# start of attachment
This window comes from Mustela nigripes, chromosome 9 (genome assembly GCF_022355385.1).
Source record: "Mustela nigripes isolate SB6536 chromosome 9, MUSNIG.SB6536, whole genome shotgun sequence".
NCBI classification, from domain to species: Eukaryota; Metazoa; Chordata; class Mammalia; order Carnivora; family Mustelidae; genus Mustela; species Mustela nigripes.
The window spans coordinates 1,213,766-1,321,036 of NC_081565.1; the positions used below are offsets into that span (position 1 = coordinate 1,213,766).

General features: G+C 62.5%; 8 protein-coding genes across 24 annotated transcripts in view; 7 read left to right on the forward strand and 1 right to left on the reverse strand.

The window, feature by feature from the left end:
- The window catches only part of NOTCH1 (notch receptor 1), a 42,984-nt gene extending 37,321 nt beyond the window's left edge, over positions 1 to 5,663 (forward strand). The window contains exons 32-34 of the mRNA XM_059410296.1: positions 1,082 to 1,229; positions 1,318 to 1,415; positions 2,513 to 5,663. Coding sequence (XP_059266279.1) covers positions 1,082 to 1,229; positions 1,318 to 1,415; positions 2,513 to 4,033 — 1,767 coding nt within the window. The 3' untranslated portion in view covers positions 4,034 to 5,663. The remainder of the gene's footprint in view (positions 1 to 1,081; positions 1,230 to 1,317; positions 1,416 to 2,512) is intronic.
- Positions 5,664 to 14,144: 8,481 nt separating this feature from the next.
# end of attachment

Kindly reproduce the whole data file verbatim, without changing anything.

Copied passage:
This window comes from Mustela nigripes, chromosome 9 (genome assembly GCF_022355385.1).
Source record: "Mustela nigripes isolate SB6536 chromosome 9, MUSNIG.SB6536, whole genome shotgun sequence".
NCBI classification, from domain to species: Eukaryota; Metazoa; Chordata; class Mammalia; order Carnivora; family Mustelidae; genus Mustela; species Mustela nigripes.
The window spans coordinates 1,213,766-1,321,036 of NC_081565.1; the positions used below are offsets into that span (position 1 = coordinate 1,213,766).

General features: G+C 62.5%; 8 protein-coding genes across 24 annotated transcripts in view; 7 read left to right on the forward strand and 1 right to left on the reverse strand.

The window, feature by feature from the left end:
- The window catches only part of NOTCH1 (notch receptor 1), a 42,984-nt gene extending 37,321 nt beyond the window's left edge, over positions 1 to 5,663 (forward strand). The window contains exons 32-34 of the mRNA XM_059410296.1: positions 1,082 to 1,229; positions 1,318 to 1,415; positions 2,513 to 5,663. Coding sequence (XP_059266279.1) covers positions 1,082 to 1,229; positions 1,318 to 1,415; positions 2,513 to 4,033 — 1,767 coding nt within the window. The 3' untranslated portion in view covers positions 4,034 to 5,663. The remainder of the gene's footprint in view (positions 1 to 1,081; positions 1,230 to 1,317; positions 1,416 to 2,512) is intronic.
- Positions 5,664 to 14,144: 8,481 nt separating this feature from the next.